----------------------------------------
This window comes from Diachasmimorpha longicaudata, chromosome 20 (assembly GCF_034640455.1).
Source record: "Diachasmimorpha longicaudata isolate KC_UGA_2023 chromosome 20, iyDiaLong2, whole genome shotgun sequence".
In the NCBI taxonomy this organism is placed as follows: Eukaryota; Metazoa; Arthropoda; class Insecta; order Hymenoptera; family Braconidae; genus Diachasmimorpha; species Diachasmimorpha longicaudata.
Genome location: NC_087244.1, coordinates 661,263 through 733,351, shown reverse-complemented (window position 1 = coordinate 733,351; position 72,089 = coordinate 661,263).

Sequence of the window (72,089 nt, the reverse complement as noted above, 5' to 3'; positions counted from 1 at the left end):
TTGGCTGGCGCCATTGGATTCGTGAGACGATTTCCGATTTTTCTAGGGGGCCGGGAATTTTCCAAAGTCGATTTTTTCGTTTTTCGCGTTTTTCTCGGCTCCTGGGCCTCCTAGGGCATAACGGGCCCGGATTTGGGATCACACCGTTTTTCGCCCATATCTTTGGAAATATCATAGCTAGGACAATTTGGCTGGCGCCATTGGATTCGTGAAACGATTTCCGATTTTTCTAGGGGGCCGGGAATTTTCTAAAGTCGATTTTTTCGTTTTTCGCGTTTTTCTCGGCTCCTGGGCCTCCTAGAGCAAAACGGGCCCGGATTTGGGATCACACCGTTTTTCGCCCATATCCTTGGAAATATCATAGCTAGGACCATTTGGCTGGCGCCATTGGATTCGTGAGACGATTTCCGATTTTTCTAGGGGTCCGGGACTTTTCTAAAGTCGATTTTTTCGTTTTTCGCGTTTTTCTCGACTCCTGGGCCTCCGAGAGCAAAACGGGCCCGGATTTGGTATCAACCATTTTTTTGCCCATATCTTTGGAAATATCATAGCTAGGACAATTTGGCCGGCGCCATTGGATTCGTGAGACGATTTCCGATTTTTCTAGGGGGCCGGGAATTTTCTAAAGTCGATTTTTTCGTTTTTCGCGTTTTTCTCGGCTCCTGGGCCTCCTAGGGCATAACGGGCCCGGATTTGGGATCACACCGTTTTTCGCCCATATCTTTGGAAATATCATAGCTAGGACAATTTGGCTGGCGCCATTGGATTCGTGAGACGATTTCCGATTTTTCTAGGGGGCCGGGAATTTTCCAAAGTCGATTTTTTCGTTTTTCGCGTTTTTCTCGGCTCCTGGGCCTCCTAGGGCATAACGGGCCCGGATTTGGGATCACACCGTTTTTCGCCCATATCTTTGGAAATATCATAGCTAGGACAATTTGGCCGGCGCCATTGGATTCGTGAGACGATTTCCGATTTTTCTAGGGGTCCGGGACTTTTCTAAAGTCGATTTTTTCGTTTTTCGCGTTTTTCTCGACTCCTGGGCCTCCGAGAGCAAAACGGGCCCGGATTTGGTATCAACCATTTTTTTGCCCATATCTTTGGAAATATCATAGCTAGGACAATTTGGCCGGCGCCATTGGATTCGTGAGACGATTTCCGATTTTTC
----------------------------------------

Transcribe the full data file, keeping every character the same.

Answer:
This window comes from Diachasmimorpha longicaudata, chromosome 20 (assembly GCF_034640455.1).
Source record: "Diachasmimorpha longicaudata isolate KC_UGA_2023 chromosome 20, iyDiaLong2, whole genome shotgun sequence".
In the NCBI taxonomy this organism is placed as follows: Eukaryota; Metazoa; Arthropoda; class Insecta; order Hymenoptera; family Braconidae; genus Diachasmimorpha; species Diachasmimorpha longicaudata.
Genome location: NC_087244.1, coordinates 661,263 through 733,351, shown reverse-complemented (window position 1 = coordinate 733,351; position 72,089 = coordinate 661,263).

Sequence of the window (72,089 nt, the reverse complement as noted above, 5' to 3'; positions counted from 1 at the left end):
TTGGCTGGCGCCATTGGATTCGTGAGACGATTTCCGATTTTTCTAGGGGGCCGGGAATTTTCCAAAGTCGATTTTTTCGTTTTTCGCGTTTTTCTCGGCTCCTGGGCCTCCTAGGGCATAACGGGCCCGGATTTGGGATCACACCGTTTTTCGCCCATATCTTTGGAAATATCATAGCTAGGACAATTTGGCTGGCGCCATTGGATTCGTGAAACGATTTCCGATTTTTCTAGGGGGCCGGGAATTTTCTAAAGTCGATTTTTTCGTTTTTCGCGTTTTTCTCGGCTCCTGGGCCTCCTAGAGCAAAACGGGCCCGGATTTGGGATCACACCGTTTTTCGCCCATATCCTTGGAAATATCATAGCTAGGACCATTTGGCTGGCGCCATTGGATTCGTGAGACGATTTCCGATTTTTCTAGGGGTCCGGGACTTTTCTAAAGTCGATTTTTTCGTTTTTCGCGTTTTTCTCGACTCCTGGGCCTCCGAGAGCAAAACGGGCCCGGATTTGGTATCAACCATTTTTTTGCCCATATCTTTGGAAATATCATAGCTAGGACAATTTGGCCGGCGCCATTGGATTCGTGAGACGATTTCCGATTTTTCTAGGGGGCCGGGAATTTTCTAAAGTCGATTTTTTCGTTTTTCGCGTTTTTCTCGGCTCCTGGGCCTCCTAGGGCATAACGGGCCCGGATTTGGGATCACACCGTTTTTCGCCCATATCTTTGGAAATATCATAGCTAGGACAATTTGGCTGGCGCCATTGGATTCGTGAGACGATTTCCGATTTTTCTAGGGGGCCGGGAATTTTCCAAAGTCGATTTTTTCGTTTTTCGCGTTTTTCTCGGCTCCTGGGCCTCCTAGGGCATAACGGGCCCGGATTTGGGATCACACCGTTTTTCGCCCATATCTTTGGAAATATCATAGCTAGGACAATTTGGCCGGCGCCATTGGATTCGTGAGACGATTTCCGATTTTTCTAGGGGTCCGGGACTTTTCTAAAGTCGATTTTTTCGTTTTTCGCGTTTTTCTCGACTCCTGGGCCTCCGAGAGCAAAACGGGCCCGGATTTGGTATCAACCATTTTTTTGCCCATATCTTTGGAAATATCATAGCTAGGACAATTTGGCCGGCGCCATTGGATTCGTGAGACGATTTCCGATTTTTC